Government Meeting City Blacklists Prompt Legislative Response
Since the U.S. Travel Association this month revealed that some government agencies' policies forbid holding meetings in "resort" cities like Las Vegas and Orlando, a wave of legislative opposition has mounted: House leaders have requested a Government Accountability Office investigation, Sen. Bill Nelson (D-Fla.) has vowed an amendment to prohibit such policies and other Washington players, from Senate Majority Leader Harry Reid (D-Nev.) to White House Chief of Staff Rahm Emanuel, have come out in opposition.
"We've seen greater legislative activity to address what is clearly discriminatory behavior, and we're certainly encouraged by the outpouring of support," US Travel Association senior vice president of public affairs Geoff Freeman told BTN today. "However, we're not going to rest until the policies are changed."
The association said both the Department of Justice and Department of Agriculture have acknowledged policies that ask meeting planners to avoid some destinations, and at press time neither had backed off from the policies, Freeman said, adding that the Department of Homeland Security also was in the midst of developing a similar policy. Freeman said he also has seen anecdotal evidence that other federal agencies have implicitly or explicitly implemented a "blacklist" of certain resort or leisure destinations for meetings.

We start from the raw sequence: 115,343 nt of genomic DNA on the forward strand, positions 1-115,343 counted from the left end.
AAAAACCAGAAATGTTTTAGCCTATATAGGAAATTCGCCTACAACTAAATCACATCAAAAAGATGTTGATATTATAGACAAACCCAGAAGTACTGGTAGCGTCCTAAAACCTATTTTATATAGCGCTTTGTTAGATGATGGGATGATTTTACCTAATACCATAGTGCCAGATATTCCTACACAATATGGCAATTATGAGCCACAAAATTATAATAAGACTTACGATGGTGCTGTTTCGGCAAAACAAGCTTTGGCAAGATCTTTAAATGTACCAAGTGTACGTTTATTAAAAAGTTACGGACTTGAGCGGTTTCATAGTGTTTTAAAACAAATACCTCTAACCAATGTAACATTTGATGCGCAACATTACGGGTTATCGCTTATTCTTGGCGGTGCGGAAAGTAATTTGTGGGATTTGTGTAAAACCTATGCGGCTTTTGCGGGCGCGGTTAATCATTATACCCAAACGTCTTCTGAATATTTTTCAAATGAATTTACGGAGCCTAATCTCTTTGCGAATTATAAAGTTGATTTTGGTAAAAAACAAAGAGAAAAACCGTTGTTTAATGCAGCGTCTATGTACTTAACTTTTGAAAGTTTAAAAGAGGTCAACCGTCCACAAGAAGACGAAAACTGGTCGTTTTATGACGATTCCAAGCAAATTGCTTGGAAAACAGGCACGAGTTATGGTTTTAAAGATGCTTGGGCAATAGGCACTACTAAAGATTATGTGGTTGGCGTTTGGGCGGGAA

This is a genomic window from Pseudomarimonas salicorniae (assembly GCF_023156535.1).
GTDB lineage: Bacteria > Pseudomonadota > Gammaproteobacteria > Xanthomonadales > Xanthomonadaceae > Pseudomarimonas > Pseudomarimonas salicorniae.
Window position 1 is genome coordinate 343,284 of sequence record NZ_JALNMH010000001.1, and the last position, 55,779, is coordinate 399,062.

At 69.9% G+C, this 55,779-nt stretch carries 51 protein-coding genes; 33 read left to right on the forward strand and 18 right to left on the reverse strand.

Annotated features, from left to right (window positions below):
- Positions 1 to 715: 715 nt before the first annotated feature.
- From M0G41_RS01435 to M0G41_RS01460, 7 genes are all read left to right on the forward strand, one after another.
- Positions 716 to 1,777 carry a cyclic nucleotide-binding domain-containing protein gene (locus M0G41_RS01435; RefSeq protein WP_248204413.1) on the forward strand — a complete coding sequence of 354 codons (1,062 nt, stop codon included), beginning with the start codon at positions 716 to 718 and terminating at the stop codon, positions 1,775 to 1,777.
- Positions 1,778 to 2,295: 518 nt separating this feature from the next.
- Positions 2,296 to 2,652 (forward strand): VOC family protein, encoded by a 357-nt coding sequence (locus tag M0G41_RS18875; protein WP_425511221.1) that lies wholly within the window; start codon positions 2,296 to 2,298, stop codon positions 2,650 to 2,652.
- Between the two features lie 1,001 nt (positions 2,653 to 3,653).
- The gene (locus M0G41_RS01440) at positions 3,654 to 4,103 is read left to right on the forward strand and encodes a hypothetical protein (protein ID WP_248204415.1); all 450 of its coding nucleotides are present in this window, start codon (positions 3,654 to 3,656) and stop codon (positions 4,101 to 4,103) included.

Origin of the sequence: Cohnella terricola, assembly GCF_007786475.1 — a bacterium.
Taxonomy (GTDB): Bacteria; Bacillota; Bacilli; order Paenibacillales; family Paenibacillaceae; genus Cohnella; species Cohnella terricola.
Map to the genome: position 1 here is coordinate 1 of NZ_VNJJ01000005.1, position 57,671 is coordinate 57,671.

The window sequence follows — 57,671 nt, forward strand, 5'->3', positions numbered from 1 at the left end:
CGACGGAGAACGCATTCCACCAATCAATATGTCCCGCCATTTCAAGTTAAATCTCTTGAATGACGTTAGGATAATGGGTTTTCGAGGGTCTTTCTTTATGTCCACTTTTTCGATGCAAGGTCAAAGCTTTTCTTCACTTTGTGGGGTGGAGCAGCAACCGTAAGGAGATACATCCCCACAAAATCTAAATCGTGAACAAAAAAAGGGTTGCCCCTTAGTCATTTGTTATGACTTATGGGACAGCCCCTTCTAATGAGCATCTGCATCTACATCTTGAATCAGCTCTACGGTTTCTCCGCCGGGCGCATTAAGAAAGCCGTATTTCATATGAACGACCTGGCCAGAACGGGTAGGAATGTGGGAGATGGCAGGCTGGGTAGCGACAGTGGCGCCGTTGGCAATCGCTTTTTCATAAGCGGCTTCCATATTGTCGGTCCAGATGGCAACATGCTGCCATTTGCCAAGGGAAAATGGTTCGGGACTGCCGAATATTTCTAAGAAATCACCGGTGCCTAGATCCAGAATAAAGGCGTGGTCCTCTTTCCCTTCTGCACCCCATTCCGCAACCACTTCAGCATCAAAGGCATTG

Freeman said he is confident GAO will investigate the matter, while he also was hopeful that Nelson would be able to include language prohibiting such policies in any of the appropriations bills up for vote before the Senate's August recess.
"The big thing is this: At a time like this, you have got to look at all your expenses, and no one would criticize anyone for cutting back in a variety of different areas," Freeman said. "Everybody is doing it; it makes sense. We all have to tighten the belt right now. What doesn't make sense is encouraging people to spend more money to avoid what somebody else deems to be inappropriate behavior. To suspend more taxpayer dollars to worry about perception is certainly not the right policy."